The Legend of Tarzan

The Legend of Tarzan ★★

David Yates has a special place in my heart. He directed the final four (or three depending on how you're counting) Harry Potter films. He brought much needed weight to that franchise and brought it to a wonderful conclusion. He attempts to bring his gritty style to The Legend of Tarzan, and if this is any indication, I'm worried about Fantastic Beasts and Where to Find Them later this year.

Throughout The Legend of Tarzan's 109 minute runtime (which felt way longer) the one word that kept repeating in my head was this: lifeless. The Legend of Tarzan feels so lifeless, and it comes through in so much of its production. Set during the late 19th century, a turbulent time for Europe, the film only slightly captures some of that, using what could be an interesting blend of history and fiction to tell its story. What it ends up being is simply a predictable and shallow action film.

Featuring huge stars, The Legend of Tarzan's cast could have possible brought some life into this film. Unfortunately, most of the performances are passable, if that. Christoph Waltz plays a rather less psychotic and less charismatic version of his character from Inglorious Basterds. He does have a rosary that he uses like Indiana Jones, so that's cool, I guess. Samuel L. Jackson plays, well, Samuel L. Jackson. Alexander Skarsgard at first seemed wooden and stiff, and he loosens up quite a bit as the film progresses, but still isn't too memorable. Who does stand out here is Margot Robbie. What is unfortunate about her character is how the writers tried not to pigeonhole her as yet another damsel in distress - as is evident by her pointing it out - yet whenever it gives her a chance to take action, she ends up prisoner again, and becomes the very thing the writers were trying to avoid.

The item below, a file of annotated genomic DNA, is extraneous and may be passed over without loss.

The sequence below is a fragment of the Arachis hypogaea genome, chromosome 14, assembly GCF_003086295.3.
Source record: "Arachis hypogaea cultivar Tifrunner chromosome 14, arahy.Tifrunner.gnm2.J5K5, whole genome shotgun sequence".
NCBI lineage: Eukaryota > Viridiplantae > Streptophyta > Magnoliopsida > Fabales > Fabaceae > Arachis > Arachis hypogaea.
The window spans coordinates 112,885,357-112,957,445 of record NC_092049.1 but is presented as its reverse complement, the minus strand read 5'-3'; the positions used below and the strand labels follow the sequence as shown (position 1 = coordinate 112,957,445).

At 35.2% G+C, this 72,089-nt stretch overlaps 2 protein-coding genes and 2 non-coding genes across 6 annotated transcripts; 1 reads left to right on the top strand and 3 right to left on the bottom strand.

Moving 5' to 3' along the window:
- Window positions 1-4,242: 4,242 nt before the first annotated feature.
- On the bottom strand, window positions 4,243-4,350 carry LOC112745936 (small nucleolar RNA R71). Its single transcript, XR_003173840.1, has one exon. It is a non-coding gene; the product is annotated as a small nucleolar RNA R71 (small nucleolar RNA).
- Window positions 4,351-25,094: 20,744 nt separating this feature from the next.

Animal CGI has improved dramatically in the past couple years. Films like Dawn of the Planet of the Apes and this year's The Jungle Book have become hallmarks for beautiful, photorealistic (more in the former than the latter) animals. The Legend of Tarzan doesn't exactly look hideous, the apes are actually done quite well, but most of the other animals - save for a couple - look borderline bad. Some moments of action where our titular protagonist is swinging through the jungle looks blatantly poorly made. What is commendable is Yates' use of close ups on characters' faces, which give the film much needed substance.

By the end of The Legend of Tarzan, I asked myself, "Wait, why are we going here again?" The truth, as it turns out, wasn't very interesting, and feels dull. There are individual pieces that work in The Legend of Tarzan, but when it all comes together, it all feels messy, and as mentioned before, just lifeless.

Bryan Andrade liked this review